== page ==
The trademark of Auto Union was a symbol of four overlapping rings, symbolizing the four member companies (all four in a line, in an attempt to avoid confusion with the 5 Olympic rings). The trademarks and company names of the member companies - Horch, Audi, DKW and Wanderer - were continued; the four ring logo was used only in racing. The four ring logo of Auto Union is still a trademark, and now used by Audi. They continued to market the two-stroke engined DKW brand until 1964.
1936 Auto Union Wanderer
It is best known for its racing team (Auto Union Rennabteilung, based in Zwickau), which was the main opponent of Mercedes-Benz in 1930s Grand Prix motor racing. The Silver Arrows of these two teams dominated not only 1930s car racing, but set records that would take decades to beat. For example, it took Formula One Grand Prix until the early 1980s to again reach the power levels of these cars.
The Auto Union racing cars
The Auto Union race cars were designed by the famous engineer Ferdinand Porsche; they were based an earlier design he had done using a mid-engined layout similar to the famous 1923 Benz Tropfenwagen, or "Teardrop" aerodynamic design. (That unique car was built under the direction of Max Wagner, who was now at Daimler-Benz, and was raced by his current business partner, Adolf Rosenberger.)
The mid-engined cars, where the drivers sat in front of the engines, were unusual; it took 30 years until this concept, made famous in these cars, became generally adopted in motor racing. This was mostly because the cars were said to be hard to master, which was in part due to the swing axle rear suspension design initially adopted by Porsche (relatively advanced for its day, it is now utterly obsolete because of its many problems), although other factors (such as simple unfamiliarity with the very different handling characteristics) were also involved in creating that reputation.
Cover of Road & Track magazine
showing Auto Union V16 engine in chassis
The cars used supercharged engines that eventually produced almost 550 horse-power (which also contributed toward the handling difficulties, as it promoted the oversteer which the cars already had in abundance). The engine was originally the V16 engine that Porsche had started designing earlier; when, starting in 1938, the maximum engine displacement for Grand Prix cars was limited to 3 litres for blown engines, it became a V12. It was originally designed to 6 litre specifications, but would start at 4,360 cc and 295 bhp. It had two cylinder blocks, inclined at an angle of 45 degrees, with a single overhead camshaft to operate all 32 valves. The engine was designed to provide optimum torque at low engine speeds. (Bernd Rosemeyer later drove one around the Nürburgring in a single gear, to prove the engine was flexible enough to do it!)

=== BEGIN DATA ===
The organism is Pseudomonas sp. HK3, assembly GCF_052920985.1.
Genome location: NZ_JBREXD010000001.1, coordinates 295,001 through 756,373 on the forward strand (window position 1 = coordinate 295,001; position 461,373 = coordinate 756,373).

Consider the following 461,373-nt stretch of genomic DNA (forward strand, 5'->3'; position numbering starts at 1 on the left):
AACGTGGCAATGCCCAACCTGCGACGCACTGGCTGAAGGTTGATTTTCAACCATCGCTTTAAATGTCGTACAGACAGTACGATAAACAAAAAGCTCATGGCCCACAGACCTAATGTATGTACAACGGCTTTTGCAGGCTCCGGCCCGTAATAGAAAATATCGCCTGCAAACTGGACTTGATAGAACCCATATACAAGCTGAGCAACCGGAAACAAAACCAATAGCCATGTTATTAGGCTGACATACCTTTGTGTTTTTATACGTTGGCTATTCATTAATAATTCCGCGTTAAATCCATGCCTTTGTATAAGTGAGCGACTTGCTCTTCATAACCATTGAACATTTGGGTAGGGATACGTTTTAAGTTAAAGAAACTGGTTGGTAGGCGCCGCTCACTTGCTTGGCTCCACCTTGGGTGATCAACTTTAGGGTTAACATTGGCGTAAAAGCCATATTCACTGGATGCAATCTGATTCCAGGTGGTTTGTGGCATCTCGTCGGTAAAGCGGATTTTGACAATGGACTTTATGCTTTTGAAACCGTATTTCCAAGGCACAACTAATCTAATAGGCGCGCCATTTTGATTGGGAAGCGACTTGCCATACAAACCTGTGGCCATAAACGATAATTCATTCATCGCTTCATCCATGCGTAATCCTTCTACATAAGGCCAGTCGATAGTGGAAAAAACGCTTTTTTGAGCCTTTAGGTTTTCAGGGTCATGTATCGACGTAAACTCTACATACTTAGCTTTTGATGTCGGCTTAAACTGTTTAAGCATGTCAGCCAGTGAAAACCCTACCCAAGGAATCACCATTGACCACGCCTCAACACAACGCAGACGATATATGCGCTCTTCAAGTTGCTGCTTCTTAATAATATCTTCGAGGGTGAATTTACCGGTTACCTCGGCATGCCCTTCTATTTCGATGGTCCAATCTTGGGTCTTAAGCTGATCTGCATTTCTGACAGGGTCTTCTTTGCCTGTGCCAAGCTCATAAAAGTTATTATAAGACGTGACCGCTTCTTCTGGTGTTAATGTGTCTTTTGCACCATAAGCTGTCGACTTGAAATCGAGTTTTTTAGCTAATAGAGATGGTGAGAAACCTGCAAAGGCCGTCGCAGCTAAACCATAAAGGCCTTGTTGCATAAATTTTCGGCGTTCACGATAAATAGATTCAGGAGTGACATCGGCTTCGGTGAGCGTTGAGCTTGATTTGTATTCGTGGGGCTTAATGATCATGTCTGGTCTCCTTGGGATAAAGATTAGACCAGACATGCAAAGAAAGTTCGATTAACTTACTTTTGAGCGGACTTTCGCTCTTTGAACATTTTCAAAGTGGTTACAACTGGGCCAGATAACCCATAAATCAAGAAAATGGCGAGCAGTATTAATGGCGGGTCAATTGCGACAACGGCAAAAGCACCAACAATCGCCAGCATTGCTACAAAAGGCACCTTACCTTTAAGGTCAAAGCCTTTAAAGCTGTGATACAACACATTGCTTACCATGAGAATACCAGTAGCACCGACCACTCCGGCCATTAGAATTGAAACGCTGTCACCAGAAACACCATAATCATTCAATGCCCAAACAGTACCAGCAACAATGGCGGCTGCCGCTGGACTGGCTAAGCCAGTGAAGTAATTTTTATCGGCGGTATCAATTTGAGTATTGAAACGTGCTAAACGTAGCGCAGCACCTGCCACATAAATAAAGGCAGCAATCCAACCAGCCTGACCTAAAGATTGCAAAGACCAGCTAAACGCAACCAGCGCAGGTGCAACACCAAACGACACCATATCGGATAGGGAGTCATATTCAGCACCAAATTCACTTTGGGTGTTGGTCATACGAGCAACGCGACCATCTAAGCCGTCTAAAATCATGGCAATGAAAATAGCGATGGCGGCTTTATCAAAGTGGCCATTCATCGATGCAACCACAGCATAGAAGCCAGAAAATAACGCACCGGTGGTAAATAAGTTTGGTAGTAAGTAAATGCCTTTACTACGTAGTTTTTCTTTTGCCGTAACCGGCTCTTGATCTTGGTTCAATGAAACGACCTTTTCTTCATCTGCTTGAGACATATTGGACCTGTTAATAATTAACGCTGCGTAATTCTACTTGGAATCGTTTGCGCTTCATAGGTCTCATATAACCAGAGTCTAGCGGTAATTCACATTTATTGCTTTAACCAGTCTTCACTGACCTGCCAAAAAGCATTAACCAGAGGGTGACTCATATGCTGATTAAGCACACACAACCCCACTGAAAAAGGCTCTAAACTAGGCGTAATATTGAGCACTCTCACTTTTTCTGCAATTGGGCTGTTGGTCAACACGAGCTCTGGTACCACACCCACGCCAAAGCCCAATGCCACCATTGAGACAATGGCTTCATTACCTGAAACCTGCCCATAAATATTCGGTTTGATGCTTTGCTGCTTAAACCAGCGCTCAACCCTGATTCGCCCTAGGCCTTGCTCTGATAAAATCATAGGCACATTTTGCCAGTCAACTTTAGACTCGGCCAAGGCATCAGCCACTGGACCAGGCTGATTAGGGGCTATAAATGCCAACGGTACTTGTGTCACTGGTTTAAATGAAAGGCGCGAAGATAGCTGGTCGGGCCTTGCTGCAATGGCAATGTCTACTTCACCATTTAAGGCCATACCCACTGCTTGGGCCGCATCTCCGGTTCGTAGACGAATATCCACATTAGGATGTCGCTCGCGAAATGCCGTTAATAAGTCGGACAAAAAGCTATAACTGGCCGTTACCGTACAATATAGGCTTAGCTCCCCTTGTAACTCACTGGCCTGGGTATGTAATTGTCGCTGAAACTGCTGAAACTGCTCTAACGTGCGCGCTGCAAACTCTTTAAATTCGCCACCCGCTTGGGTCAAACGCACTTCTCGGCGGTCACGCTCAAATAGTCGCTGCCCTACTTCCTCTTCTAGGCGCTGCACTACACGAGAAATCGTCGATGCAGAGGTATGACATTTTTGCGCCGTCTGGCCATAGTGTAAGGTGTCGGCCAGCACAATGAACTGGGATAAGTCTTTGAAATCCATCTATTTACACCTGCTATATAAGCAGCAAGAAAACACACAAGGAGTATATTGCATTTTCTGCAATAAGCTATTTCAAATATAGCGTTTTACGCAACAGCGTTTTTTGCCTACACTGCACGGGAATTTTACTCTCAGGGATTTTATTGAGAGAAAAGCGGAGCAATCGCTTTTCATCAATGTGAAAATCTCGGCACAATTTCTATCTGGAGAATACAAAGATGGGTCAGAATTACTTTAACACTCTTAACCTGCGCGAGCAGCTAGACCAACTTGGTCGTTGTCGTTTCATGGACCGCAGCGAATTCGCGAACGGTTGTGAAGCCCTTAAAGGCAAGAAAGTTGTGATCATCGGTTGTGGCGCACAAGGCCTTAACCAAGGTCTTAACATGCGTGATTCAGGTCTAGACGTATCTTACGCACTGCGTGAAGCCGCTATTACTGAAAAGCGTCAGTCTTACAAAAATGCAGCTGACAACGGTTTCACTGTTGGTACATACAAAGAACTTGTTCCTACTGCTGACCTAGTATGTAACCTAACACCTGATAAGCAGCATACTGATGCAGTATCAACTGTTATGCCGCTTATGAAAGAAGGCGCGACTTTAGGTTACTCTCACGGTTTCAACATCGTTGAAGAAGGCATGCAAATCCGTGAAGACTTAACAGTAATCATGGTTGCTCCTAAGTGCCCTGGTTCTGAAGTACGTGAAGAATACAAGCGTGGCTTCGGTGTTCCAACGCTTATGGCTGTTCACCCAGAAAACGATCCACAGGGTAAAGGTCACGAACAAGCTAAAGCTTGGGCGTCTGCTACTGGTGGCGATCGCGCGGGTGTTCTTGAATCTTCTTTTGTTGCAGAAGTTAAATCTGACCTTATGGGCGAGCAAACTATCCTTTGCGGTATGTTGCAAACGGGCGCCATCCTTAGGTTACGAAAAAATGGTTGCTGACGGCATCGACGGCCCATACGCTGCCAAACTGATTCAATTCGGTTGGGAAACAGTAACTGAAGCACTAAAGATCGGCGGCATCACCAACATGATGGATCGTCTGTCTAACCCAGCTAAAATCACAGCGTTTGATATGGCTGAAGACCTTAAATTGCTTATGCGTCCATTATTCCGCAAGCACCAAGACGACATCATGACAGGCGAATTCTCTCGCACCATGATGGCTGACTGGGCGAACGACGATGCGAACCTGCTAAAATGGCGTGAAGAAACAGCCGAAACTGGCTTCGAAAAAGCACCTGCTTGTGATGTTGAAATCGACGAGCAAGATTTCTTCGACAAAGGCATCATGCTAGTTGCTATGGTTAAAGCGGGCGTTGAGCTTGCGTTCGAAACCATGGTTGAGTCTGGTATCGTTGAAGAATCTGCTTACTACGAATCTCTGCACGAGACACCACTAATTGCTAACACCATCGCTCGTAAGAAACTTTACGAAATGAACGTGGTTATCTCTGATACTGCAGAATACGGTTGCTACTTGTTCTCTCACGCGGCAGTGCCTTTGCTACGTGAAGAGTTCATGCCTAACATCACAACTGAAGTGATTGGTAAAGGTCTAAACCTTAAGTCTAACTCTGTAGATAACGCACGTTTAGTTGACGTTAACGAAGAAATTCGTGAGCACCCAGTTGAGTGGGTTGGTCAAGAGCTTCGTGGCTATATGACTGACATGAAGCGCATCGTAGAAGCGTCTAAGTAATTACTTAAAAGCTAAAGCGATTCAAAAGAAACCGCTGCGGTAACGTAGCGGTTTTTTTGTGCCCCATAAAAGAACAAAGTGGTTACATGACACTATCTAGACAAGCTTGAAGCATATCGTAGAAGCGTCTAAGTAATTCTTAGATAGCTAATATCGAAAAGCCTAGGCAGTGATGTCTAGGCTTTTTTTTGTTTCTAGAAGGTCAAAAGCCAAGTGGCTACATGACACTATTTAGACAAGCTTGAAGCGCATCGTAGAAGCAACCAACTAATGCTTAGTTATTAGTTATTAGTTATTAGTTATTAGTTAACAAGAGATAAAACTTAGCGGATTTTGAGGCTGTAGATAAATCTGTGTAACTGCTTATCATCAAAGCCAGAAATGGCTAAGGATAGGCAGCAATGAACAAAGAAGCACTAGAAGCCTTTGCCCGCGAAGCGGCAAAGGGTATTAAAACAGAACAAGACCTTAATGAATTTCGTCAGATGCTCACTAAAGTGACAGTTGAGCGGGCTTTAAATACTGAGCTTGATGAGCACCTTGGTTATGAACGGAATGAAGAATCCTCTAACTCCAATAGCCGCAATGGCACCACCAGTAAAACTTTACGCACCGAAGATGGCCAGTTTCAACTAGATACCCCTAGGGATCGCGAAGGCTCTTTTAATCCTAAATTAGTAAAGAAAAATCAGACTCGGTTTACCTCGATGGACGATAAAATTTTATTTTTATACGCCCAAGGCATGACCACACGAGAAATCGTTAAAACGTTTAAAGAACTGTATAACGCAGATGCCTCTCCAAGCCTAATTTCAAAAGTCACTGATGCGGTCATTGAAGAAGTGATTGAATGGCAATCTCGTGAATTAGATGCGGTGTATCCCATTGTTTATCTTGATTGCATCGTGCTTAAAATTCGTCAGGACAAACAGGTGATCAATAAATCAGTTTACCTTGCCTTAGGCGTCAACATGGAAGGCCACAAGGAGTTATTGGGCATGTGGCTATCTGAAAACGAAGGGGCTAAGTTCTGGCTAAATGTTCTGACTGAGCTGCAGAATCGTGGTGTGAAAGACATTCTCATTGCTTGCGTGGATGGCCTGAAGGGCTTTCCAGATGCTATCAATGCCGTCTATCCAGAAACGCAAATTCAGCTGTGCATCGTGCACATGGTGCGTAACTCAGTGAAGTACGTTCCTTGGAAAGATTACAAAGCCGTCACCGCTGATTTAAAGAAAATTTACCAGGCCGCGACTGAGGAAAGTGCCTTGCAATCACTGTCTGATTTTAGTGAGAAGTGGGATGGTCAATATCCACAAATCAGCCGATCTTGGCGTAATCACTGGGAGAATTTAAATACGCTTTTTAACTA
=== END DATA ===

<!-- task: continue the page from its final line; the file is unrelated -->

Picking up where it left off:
The suspension would be all-independent but, unlike the Mercedes, would use parallel trailing arms and torsion bars at the front, while at the rear it initially used swing half-axles and a transverse leaf spring, the latter eventually being replaced by torsion bars, with radius arms added to absorb the torque. For the 3-litre V12 car, the rear suspension would be replaced with a de Dion suspension, following the lead of Mercedes-Benz but it was too late to do anything about the reputation the cars had gained.
The fuel tank was located in the center of the car, directly behind the driver (who would be placed well towards the front), so that the car's front-rear weight distribution would remain unchanged as the fuel was used - the exact same location used in modern open-wheel racing cars, and for the same reason. The chassis tubes were initially used as water carriers from the radiator to the engine, but this was eventually abandoned after they often sprung small leaks.
Much has been written about the difficult handling characteristics of this car, but its tremendous power and acceleration were undeniable - a driver could induce wheelspin at over 100 mph! A specialized hill climbing version of the car, equipped with dual rear wheels on each side to provide the traction needed to transfer this power, was built.
V16 Auto Union type 'D' hill-climb car with twin rear wheels
Additional work was needed on the car's cornering behavior; accelerating out of a corner would cause the inside rear wheel to spin furiously. This was much abated by the use of a Ferry Porsche innovation, a ZF manufactured limited slip differential, introduced at the end of the 1935 season. The body was subjected to strenuous testing in the wind tunnel of the German Institute for Aerodynamics.
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